We’re all insane, what are we doing? It’s like a disaster waiting to happen to your personal life and emotional state. I love making music, it’s fun, and I think talking about sex positivity and sex ed is something I wish more people were doing, but they’re not, that’s reality. It’s something I feel so strongly about that I know what I’m doing is important.

It’s a struggle to self-validate when an article comes out and you have a bunch of Christian women on Twitter telling you you’re disgusting, satanic trash. Like Joanne from Kansas being on Twitter is more funny to me than anything, but that stuff takes a toll!

I had a song come out literally this morning and had eight emails in a row explaining to me explicitly why the song sucks and they don’t want to write about it. Having a tough skin is necessary because people will come when they come but you have no control over that.

The moment you start altering your process and the way that you create so all those emails don’t come in, you’re defeating the purpose of why you create in the first place. So, it’s corny but it’s really hard to constantly believe in what you’re doing and drown out the background noise.

If everyone is comfortable with what you’re doing it’s not as needed as you think. I think that hardest thing is actually believing that. As an artist, you literally give away deep, vulnerable parts of yourself away to strangers for free. That’s literally your job. We’re all insane, what are we doing?

Do you have any tips for other artists when pitching their music?

Don’t take anything personally, it’s so hard. The harsh reality is most people don’t f*** with things until everyone else f***ks with it. Like people love to say they’re a crusader in what’s hot—everyone is way too scared to do that.

When you’re first starting which is where I still feel I am, it’s very hard to not take all those things personally, but at the end of the day, (1) Everything is not for everyone, (2) You need to continue doing what you do for the reasons you started doing it, and (3) Once people hop on to what you’re doing, all those people who said no will be eating at your feet trying to talk about you, and you know that for yourself.

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What advice would you give to your younger self?

I think what I would tell my younger self is kudos for waiting, and what I’d tell other people is wait. Because I got really stressed out, I saw all my friends releasing music and I was like, “Should I be putting stuff out? Blah blah blah” and I really waited until a place where I was making stuff I was really proud of. I was at a place—and I’m 22, I haven’t lived that much life—but I had a thick skin.

I think that if you open yourself to giving away these very intimate parts of yourself whether that be music or photography or video, any kind of art… if you do that before you’re emotionally in a place to handle the repercussions of that, you’re f***ing yourself.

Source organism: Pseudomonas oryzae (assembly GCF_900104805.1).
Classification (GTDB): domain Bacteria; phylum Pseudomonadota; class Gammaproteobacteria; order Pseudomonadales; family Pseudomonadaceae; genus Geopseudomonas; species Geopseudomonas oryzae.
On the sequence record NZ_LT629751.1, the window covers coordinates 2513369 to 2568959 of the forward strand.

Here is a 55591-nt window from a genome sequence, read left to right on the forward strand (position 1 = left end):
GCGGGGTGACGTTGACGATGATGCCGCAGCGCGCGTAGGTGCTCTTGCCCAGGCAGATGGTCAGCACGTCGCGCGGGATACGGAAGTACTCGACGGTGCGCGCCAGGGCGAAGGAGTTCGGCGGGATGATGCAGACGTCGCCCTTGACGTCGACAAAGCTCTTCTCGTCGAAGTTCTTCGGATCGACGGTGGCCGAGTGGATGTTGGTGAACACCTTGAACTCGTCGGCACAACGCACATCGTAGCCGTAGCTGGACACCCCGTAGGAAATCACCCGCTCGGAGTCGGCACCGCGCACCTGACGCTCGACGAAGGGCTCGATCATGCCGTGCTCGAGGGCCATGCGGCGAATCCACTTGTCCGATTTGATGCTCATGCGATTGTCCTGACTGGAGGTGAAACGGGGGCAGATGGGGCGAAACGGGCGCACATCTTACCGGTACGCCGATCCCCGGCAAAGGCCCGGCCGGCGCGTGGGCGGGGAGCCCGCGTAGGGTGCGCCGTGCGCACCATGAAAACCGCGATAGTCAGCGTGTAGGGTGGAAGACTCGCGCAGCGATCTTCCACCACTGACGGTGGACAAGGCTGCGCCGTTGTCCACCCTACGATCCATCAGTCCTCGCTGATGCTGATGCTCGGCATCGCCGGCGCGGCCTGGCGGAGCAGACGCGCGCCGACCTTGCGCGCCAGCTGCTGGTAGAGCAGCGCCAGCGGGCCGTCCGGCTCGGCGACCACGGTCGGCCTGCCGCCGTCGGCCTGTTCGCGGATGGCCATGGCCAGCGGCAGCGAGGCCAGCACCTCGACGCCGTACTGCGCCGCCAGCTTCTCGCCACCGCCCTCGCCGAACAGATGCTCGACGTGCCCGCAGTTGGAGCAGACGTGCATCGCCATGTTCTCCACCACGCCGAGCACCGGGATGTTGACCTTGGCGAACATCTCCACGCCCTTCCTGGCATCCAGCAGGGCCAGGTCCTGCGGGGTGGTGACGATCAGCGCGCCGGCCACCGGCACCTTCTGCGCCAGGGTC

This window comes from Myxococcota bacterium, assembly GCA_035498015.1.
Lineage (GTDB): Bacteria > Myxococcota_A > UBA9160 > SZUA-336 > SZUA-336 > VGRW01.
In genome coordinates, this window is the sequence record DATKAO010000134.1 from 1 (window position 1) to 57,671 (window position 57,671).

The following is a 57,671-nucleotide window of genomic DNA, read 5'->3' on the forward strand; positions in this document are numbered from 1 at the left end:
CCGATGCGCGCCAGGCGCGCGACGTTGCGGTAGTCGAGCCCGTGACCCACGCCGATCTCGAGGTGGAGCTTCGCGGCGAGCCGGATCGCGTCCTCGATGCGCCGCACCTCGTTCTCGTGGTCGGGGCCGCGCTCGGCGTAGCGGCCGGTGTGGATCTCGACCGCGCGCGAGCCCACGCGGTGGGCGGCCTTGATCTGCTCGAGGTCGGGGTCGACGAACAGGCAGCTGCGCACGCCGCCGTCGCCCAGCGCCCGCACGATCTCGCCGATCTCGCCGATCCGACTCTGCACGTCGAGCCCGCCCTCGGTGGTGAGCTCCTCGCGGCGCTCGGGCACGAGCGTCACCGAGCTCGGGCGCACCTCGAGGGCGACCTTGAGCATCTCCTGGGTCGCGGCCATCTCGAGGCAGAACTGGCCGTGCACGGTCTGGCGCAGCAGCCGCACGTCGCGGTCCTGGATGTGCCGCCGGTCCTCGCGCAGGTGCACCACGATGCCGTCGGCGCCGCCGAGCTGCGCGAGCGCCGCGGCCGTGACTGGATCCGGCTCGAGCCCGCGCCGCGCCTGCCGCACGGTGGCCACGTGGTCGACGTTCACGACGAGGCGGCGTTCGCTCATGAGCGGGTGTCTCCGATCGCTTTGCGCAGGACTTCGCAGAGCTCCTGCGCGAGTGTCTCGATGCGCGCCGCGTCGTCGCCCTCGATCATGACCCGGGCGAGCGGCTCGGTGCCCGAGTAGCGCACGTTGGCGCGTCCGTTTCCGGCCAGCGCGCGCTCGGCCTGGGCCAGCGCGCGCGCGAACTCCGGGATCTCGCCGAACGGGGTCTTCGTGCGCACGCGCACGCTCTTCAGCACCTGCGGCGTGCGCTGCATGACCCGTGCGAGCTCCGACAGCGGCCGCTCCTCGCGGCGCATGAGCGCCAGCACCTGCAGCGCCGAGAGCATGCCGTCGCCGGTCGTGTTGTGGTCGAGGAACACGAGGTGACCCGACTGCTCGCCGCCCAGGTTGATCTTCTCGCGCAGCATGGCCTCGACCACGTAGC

If were releasing music Sophomore year, I would not be able to handle waking up to 8 emails telling me my music sucks. I couldn’t handle that then. So I think it’s a lot about cutting yourself slack and knowing everyone moves at their own pace and not being intimated by other people who seem to be moving at a faster pace that you.

At the end of the day, the only person who can gauge that is yourself and it’s more responsible to wait instead of just saying, “I just want to release stuff now since everyone else is.”

I think what I would tell my younger self is kudos for waiting, and what I’d tell other people is wait. Because I got really stressed out, I saw all my friends releasing music and I was like, “Should I be putting stuff out? Blah blah blah” and I really waited until a place where I was making stuff I was really proud of

What does feminism mean to you?

Literally people hear that word and freak out, people lose their marbles it’s so funny. I think like, feminism to me is not that deep. I don’t think it’s this crazy buzz word that everyone thinks of. I think it quite literally the fundamental view that everyone regardless of sexual identity, gender identity, sexual orientation, or race, should have the same access to opportunity. It’s not that hard.

That seems completely valid to me, it’s like a basic principle for not being an asshole. And understanding how everything is tiered, like equality between men and women, like I’m in a much different place than a woman who is trans or a woman who is African American.

Understanding everything is tiered—you know, talent is distributed equally but opportunity is not. And it’s so funny, when anyone says that word, people freak out or people get very an anxious about their response. It’s the baseline for not being a huge asshole. If you don’t have that, what’s wrong with you? And obviously, with what’s going on, a lot of people don’t have that and it’s terrifying.

I think it quite literally the fundamental view that everyone regardless of sexual identity, gender identity, sexual orientation, or race, should have the same access to opportunity. It’s not that hard. Like, that seems completely valid to me, it’s like a basic principle for not being an asshole.”

Check out Von’s music on vondomlabs.com/music and follow her on Instagram at @vonmusic